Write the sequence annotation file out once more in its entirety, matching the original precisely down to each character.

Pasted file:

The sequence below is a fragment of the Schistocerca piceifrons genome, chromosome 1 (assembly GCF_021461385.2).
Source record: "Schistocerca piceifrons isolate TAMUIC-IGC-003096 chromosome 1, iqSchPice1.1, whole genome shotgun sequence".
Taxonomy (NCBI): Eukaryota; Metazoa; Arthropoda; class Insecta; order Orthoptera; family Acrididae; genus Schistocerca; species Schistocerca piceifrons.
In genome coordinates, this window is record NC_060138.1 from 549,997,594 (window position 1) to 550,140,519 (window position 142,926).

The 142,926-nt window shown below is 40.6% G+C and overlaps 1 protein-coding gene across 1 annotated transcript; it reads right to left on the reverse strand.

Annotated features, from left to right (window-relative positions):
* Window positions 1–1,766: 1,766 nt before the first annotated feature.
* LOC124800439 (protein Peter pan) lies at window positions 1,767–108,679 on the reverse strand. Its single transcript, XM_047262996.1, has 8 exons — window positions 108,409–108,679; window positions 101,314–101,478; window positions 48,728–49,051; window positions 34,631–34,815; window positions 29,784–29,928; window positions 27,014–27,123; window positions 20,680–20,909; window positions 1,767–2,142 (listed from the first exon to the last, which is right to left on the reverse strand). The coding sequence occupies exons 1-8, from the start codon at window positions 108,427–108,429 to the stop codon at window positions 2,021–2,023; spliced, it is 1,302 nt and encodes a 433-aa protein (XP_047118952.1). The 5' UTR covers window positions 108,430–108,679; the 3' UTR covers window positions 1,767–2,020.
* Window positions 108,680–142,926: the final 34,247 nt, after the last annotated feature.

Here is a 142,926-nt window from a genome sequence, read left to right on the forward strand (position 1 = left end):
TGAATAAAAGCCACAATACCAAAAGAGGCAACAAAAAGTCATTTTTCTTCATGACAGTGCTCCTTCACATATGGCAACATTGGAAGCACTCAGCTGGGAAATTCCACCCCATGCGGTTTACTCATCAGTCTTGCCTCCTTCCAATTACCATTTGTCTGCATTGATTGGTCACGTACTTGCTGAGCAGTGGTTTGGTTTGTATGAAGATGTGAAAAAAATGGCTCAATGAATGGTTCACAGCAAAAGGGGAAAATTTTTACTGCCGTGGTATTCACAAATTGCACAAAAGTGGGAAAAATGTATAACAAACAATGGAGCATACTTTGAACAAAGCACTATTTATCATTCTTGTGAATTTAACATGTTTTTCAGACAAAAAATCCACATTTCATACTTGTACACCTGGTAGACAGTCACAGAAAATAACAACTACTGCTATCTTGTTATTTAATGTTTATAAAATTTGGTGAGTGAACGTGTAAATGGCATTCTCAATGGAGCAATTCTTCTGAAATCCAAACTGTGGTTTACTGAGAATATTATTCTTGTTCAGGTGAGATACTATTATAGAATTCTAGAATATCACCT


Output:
The sequence below is a fragment of the Schistocerca piceifrons genome, chromosome 1 (assembly GCF_021461385.2).
Source record: "Schistocerca piceifrons isolate TAMUIC-IGC-003096 chromosome 1, iqSchPice1.1, whole genome shotgun sequence".
Taxonomy (NCBI): Eukaryota; Metazoa; Arthropoda; class Insecta; order Orthoptera; family Acrididae; genus Schistocerca; species Schistocerca piceifrons.
In genome coordinates, this window is record NC_060138.1 from 549,997,594 (window position 1) to 550,140,519 (window position 142,926).

The 142,926-nt window shown below is 40.6% G+C and overlaps 1 protein-coding gene across 1 annotated transcript; it reads right to left on the reverse strand.

Annotated features, from left to right (window-relative positions):
* Window positions 1–1,766: 1,766 nt before the first annotated feature.
* LOC124800439 (protein Peter pan) lies at window positions 1,767–108,679 on the reverse strand. Its single transcript, XM_047262996.1, has 8 exons — window positions 108,409–108,679; window positions 101,314–101,478; window positions 48,728–49,051; window positions 34,631–34,815; window positions 29,784–29,928; window positions 27,014–27,123; window positions 20,680–20,909; window positions 1,767–2,142 (listed from the first exon to the last, which is right to left on the reverse strand). The coding sequence occupies exons 1-8, from the start codon at window positions 108,427–108,429 to the stop codon at window positions 2,021–2,023; spliced, it is 1,302 nt and encodes a 433-aa protein (XP_047118952.1). The 5' UTR covers window positions 108,430–108,679; the 3' UTR covers window positions 1,767–2,020.
* Window positions 108,680–142,926: the final 34,247 nt, after the last annotated feature.

Here is a 142,926-nt window from a genome sequence, read left to right on the forward strand (position 1 = left end):
TGAATAAAAGCCACAATACCAAAAGAGGCAACAAAAAGTCATTTTTCTTCATGACAGTGCTCCTTCACATATGGCAACATTGGAAGCACTCAGCTGGGAAATTCCACCCCATGCGGTTTACTCATCAGTCTTGCCTCCTTCCAATTACCATTTGTCTGCATTGATTGGTCACGTACTTGCTGAGCAGTGGTTTGGTTTGTATGAAGATGTGAAAAAAATGGCTCAATGAATGGTTCACAGCAAAAGGGGAAAATTTTTACTGCCGTGGTATTCACAAATTGCACAAAAGTGGGAAAAATGTATAACAAACAATGGAGCATACTTTGAACAAAGCACTATTTATCATTCTTGTGAATTTAACATGTTTTTCAGACAAAAAATCCACATTTCATACTTGTACACCTGGTAGACAGTCACAGAAAATAACAACTACTGCTATCTTGTTATTTAATGTTTATAAAATTTGGTGAGTGAACGTGTAAATGGCATTCTCAATGGAGCAATTCTTCTGAAATCCAAACTGTGGTTTACTGAGAATATTATTCTTGTTCAGGTGAGATACTATTATAGAATTCTAGAATATCACCT